As an avid fan of soccer who has played and coached at various levels, I am a keen student of what is reported by the always trustworthy British sports dailies. In particular, I read with a discerning eye about managers. I ask myself: how do they manage so well?
And how can I imitate them?
Last year, Claudio Ranieri coached Leicester to a title and his team often enjoyed pizza parties. Thus, I concluded, pizza parties were a key aspect of any serious, title-contending soccer regime.
Flash forward a year. Ranieri has been fired and Leicester look poised for a relegation fight. Pizza to blame? Most likely. After all, Pep Guardiola banned pizza from Manchester City, along with cell phones at the training ground, and his team is playing pretty well at the moment. Even Yaya Toure, sans pizza and smartphone, is moving around the pitch with commitment.
Still, the pizza question bugs me because Manchester City is not first place. Chelsea is. And, thus far, Antonio Conte has remained tight-lipped about the pizza question. It’s a trade secret. Information of the proprietary variety. I toss and turn in bed at night: do Blues players eat pizza? Are there parties of pizza after cleansheets? Deep dish? Chicago style? Thin and crunchy ala Domino’s? Cooked in an oven with a really big rock in there, you know, for good measure?
Thus, we aspiring coaches must look elsewhere for tips to be an elite manager. The solutions to the Chelsea pizza conundrum will remain behind close doors. And Tottenham has done pretty well, so I stumbled across this nugget of truth from Mauricio Pochettino.
That’s right. The wife. He depends upon her for soccer advice. Of course. Mauricio’s success is because Spurs depend upon an unpaid consultant who lacks even a minor UEFA coaching license. Aka, his wife. The wife! It’s like a game of Clue and you realize you’ve been staring at the smoking gun the whole time. I had never suspected the wife before.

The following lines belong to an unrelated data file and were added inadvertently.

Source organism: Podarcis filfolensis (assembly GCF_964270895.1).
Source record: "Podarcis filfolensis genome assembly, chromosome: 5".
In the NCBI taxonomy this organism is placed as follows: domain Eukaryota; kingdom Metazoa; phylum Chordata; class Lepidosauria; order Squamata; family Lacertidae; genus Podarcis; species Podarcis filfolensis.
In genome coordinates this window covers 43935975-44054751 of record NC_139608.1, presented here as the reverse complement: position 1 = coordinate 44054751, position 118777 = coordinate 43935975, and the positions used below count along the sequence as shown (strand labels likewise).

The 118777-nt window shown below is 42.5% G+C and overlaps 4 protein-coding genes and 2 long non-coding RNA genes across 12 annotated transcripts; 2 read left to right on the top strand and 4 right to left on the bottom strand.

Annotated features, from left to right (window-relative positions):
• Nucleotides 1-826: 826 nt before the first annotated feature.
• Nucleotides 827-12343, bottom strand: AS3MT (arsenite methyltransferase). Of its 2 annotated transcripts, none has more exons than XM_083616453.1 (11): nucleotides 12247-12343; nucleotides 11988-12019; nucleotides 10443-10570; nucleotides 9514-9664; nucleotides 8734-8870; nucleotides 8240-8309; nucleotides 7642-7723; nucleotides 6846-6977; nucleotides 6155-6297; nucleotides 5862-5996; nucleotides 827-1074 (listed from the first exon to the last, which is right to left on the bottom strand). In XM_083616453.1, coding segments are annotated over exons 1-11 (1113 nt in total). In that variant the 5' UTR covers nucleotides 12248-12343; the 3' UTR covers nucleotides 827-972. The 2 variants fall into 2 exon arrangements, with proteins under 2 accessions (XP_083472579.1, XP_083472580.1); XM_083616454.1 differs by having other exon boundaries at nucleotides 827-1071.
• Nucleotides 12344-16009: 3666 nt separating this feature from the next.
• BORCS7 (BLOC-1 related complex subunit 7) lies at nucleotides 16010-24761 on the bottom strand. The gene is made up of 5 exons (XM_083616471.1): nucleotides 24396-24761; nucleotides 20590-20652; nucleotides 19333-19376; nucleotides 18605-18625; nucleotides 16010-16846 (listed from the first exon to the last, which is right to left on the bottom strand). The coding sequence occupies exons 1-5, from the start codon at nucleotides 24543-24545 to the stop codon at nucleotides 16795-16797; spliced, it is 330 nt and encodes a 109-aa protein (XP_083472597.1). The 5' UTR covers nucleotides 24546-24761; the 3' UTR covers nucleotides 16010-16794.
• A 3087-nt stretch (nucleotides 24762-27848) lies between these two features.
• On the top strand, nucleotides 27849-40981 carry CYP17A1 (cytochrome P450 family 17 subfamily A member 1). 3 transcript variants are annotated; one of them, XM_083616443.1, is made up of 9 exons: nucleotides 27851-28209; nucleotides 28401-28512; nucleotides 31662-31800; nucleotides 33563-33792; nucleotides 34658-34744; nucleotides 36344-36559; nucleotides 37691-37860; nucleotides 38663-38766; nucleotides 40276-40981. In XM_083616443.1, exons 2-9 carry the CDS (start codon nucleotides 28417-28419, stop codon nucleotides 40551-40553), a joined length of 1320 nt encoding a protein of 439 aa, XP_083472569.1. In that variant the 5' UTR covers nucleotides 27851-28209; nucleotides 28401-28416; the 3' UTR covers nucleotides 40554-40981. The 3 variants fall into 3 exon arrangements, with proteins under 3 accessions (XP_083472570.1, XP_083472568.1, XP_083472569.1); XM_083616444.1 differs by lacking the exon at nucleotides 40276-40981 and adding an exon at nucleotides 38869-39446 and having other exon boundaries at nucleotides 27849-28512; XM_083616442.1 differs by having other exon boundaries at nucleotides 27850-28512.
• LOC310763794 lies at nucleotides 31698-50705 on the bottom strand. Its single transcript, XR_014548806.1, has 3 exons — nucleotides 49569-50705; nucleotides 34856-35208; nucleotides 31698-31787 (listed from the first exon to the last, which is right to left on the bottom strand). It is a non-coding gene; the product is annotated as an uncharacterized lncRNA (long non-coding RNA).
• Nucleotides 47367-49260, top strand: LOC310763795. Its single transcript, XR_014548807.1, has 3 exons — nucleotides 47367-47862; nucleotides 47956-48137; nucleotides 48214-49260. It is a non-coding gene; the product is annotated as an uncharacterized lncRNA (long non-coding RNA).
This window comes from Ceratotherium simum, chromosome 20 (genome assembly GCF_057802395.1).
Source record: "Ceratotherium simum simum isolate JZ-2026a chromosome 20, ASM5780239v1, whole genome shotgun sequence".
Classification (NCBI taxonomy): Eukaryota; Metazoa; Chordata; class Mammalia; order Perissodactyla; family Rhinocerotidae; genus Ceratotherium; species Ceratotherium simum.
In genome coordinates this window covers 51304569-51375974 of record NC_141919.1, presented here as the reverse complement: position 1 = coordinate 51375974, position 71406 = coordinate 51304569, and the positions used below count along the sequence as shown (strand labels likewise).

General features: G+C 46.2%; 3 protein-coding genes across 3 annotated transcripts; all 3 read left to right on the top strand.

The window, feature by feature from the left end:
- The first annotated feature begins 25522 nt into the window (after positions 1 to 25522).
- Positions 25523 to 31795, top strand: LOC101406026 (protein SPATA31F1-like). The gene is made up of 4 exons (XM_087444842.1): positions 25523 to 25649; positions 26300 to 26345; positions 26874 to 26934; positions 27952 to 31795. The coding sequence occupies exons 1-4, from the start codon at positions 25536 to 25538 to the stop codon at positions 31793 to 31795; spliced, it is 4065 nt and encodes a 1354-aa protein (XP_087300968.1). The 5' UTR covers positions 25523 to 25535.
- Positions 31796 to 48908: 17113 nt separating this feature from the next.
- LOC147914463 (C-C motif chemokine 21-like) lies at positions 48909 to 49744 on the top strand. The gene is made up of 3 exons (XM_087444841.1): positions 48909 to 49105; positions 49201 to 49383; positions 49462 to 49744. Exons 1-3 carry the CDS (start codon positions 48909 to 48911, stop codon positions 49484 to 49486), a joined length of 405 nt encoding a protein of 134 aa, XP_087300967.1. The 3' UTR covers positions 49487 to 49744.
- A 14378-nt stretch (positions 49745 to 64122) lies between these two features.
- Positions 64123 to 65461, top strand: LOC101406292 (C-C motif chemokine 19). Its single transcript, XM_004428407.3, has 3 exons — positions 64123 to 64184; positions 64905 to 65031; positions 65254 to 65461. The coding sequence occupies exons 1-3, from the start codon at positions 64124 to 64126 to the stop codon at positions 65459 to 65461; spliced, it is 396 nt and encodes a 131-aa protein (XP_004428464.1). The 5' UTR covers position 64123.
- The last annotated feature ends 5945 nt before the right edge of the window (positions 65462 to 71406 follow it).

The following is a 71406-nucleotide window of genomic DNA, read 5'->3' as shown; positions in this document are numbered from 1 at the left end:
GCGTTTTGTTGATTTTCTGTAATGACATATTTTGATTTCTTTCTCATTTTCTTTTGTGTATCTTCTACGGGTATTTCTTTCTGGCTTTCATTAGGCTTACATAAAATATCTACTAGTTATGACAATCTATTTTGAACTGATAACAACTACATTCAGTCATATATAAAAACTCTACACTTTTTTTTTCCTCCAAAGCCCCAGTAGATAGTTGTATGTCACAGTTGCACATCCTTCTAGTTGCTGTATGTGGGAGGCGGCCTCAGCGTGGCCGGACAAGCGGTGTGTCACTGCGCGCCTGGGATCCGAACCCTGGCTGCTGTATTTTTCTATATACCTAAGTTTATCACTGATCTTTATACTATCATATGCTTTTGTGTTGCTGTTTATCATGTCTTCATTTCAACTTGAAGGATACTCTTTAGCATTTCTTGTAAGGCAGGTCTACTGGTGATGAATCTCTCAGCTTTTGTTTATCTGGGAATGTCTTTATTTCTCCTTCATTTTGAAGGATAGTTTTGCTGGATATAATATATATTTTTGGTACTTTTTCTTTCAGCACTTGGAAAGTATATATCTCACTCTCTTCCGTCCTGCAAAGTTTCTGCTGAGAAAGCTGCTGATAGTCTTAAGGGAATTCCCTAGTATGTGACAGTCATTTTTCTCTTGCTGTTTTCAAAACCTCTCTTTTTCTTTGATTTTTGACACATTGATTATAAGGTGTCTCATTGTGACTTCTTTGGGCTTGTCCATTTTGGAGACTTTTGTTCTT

Yes, my wife played soccer quite well and often came to my games, but she never really talked about 4-3-3s or counterattacks. She just said “corre, flojo!” Or, embarrassingly, she’d make some homophobic remark about my style of play (I, like Arjen Robben, bend my wrist when dribbling – it helps my balance and brings good luck).
Apparently, Mauricio Pochettino talks to his wife after most if not all Spurs games. This is not surprising. Most married couples talk. However, this not some banal “take the kids to school” banter. They wax about the actual games. She says stuff. He listens. His mouth is closed. His ears are open. He makes eye contact. He nods in agreement at times, likely. AND Spurs play gooder.
The formula is so simple it’s brilliant.
But what can we extrapolate? Not all marriages can be like Mauricio’s, and not all spouses or significant others know as much about football. Sadly, some spouses and gfs and bfs can’t even watch an entire soccer match. Can you believe the nerve?
Thus, we can only recommend relying on unpaid amateur consultants. That is what we need more of in America.